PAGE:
Despite the warnings, Bashir was re-hired by the BBC and is now its religious affairs editor.
Bashir – who is accused of feeding Diana a string of preposterous lies to get an interview with her – later went round rubbishing Panorama journalists as ‘liars’.
During Shipman’s trial, the journalist allegedly tried to dupe the loved-ones of his victims.
It is claimed he urged the grieving relatives to give him an interview, rather than speak to his old colleagues at Panorama, telling them untruthfully the flagship BBC show intended to ‘sabotage the prosecution’ case.
Shipman was convicted in January 2000 of murdering 15 patients and suspected of killing hundreds more.
Bashir allegedly even told a spokesman for the families Panorama planned to reveal ‘alleged financial irregularities’ about him unless he granted an interview.
On July 10 that year Peter Horrocks, the BBC’s head of current affairs, wrote a searing letter to ITV formally complaining about Bashir’s dodgy tactics.
He said: ‘What Martin does crosses the line of acceptability. ‘Potential interviewees told us that Martin suggested they should not speak to us because Panorama were liars and could not be trusted.
‘One relative of a victim said Martin had claimed that Panorama would sabotage the prosecution by broadcasting before the end of the trial.’
Mr Horrocks wrote the idea his Panorama reporter was ‘less trustworthy than Martin Bashir would be laughable’ if it were not so damaging.
During Harold Shipman’s (pictured) trial, Bashir allegedly tried to dupe the loved-ones of his victims. It is claimed that he told grieving relatives BBC intended to ‘sabotage the prosecution’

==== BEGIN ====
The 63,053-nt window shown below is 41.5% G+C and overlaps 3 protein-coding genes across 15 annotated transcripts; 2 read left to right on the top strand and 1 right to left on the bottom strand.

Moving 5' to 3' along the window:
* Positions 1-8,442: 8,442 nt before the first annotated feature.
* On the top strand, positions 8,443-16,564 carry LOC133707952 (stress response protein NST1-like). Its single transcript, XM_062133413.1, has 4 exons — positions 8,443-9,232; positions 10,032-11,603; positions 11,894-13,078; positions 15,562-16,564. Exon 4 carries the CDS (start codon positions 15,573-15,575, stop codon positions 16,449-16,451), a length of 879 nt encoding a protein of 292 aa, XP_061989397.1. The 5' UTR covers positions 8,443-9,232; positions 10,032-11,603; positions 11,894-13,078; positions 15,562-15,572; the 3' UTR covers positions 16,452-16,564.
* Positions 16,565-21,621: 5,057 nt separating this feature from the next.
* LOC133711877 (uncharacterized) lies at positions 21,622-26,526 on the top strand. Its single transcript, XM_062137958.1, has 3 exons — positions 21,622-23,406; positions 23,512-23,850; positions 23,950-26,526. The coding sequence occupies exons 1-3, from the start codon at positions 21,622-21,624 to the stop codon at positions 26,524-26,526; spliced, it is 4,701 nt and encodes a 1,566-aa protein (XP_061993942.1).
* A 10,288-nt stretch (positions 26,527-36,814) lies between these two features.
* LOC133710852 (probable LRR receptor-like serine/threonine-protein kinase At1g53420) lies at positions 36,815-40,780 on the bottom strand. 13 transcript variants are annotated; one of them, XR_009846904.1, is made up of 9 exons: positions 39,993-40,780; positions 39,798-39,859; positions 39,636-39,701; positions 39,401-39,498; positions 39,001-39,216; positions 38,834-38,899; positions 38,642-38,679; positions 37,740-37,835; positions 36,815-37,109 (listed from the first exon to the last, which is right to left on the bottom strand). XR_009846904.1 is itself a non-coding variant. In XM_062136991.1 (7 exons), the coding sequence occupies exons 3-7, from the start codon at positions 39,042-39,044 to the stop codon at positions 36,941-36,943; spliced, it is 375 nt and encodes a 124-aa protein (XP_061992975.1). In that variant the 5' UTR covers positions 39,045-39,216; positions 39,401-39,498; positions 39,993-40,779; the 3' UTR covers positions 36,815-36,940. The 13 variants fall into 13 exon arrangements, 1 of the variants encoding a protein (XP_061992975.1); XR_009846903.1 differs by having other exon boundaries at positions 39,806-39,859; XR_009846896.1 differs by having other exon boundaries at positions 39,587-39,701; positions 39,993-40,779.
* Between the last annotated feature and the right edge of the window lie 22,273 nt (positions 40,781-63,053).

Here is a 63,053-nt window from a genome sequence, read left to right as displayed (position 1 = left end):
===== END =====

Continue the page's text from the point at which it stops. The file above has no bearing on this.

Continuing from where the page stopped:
Bashir also allegedly fed Scotland Yard lies about the case of Soho bomber David Copeland, a homophobic racist who set off a series of nail bombs in London in 1999.
According to Mr Horrocks’ letter, Bashir told police Panorama knew Copeland had conspired with others, leading the Yard to accuse the BBC of withholding evidence.
Mr Horrocks said in his letter, addressed to Ian McBride, managing director of ITV’s Granada: ‘I would ask that you take steps to control Martin in the future.’
Mr Horrocks had left the BBC by the time Bashir was re-hired as its religious affairs correspondent in 2016.
But it will now face pressure to explain why it took him back with the extraordinary boast ‘Martin’s track record in enterprising journalism is well known and respected’.
A string of other Bashir interviewees have also come forward to say that he lied to them.
After weeks of revelations over his tactics to secure an interview with Diana, the corporation is on the brink of announcing details of an inquiry into the scandal and is expected to announce today the identity of an ‘impressive’ legal figure who will chair the inquiry.
Bashir, 57, is said to be ‘seriously unwell’ after heart surgery with coronavirus complications, and has not commented.
He is understood to have agreed to answer questions to the inquiry. Last night the BBC declined to comment.